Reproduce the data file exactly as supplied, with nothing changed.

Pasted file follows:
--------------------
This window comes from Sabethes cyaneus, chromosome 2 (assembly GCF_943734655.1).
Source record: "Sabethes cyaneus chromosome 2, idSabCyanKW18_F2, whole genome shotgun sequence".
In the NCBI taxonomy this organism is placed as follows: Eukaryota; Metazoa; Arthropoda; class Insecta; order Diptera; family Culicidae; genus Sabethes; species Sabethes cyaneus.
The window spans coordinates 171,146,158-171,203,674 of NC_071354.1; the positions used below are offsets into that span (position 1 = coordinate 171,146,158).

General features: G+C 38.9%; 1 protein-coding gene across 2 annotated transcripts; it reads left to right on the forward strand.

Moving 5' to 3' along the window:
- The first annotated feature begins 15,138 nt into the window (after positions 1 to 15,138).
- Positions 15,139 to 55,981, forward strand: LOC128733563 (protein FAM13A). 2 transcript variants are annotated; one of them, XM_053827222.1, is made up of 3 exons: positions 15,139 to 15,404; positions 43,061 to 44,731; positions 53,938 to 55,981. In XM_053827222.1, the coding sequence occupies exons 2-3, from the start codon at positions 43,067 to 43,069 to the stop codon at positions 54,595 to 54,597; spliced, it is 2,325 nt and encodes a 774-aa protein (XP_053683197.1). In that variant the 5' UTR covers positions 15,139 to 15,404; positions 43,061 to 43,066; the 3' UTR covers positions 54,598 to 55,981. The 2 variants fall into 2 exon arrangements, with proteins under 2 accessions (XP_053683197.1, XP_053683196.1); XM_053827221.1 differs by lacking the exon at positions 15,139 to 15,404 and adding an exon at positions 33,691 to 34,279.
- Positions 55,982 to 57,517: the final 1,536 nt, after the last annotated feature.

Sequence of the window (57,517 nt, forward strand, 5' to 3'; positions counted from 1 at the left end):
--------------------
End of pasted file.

This window comes from Sabethes cyaneus, chromosome 2 (assembly GCF_943734655.1).
Source record: "Sabethes cyaneus chromosome 2, idSabCyanKW18_F2, whole genome shotgun sequence".
In the NCBI taxonomy this organism is placed as follows: Eukaryota; Metazoa; Arthropoda; class Insecta; order Diptera; family Culicidae; genus Sabethes; species Sabethes cyaneus.
The window spans coordinates 171,146,158-171,203,674 of NC_071354.1; the positions used below are offsets into that span (position 1 = coordinate 171,146,158).

General features: G+C 38.9%; 1 protein-coding gene across 2 annotated transcripts; it reads left to right on the forward strand.

Moving 5' to 3' along the window:
- The first annotated feature begins 15,138 nt into the window (after positions 1 to 15,138).
- Positions 15,139 to 55,981, forward strand: LOC128733563 (protein FAM13A). 2 transcript variants are annotated; one of them, XM_053827222.1, is made up of 3 exons: positions 15,139 to 15,404; positions 43,061 to 44,731; positions 53,938 to 55,981. In XM_053827222.1, the coding sequence occupies exons 2-3, from the start codon at positions 43,067 to 43,069 to the stop codon at positions 54,595 to 54,597; spliced, it is 2,325 nt and encodes a 774-aa protein (XP_053683197.1). In that variant the 5' UTR covers positions 15,139 to 15,404; positions 43,061 to 43,066; the 3' UTR covers positions 54,598 to 55,981. The 2 variants fall into 2 exon arrangements, with proteins under 2 accessions (XP_053683197.1, XP_053683196.1); XM_053827221.1 differs by lacking the exon at positions 15,139 to 15,404 and adding an exon at positions 33,691 to 34,279.
- Positions 55,982 to 57,517: the final 1,536 nt, after the last annotated feature.

Sequence of the window (57,517 nt, forward strand, 5' to 3'; positions counted from 1 at the left end):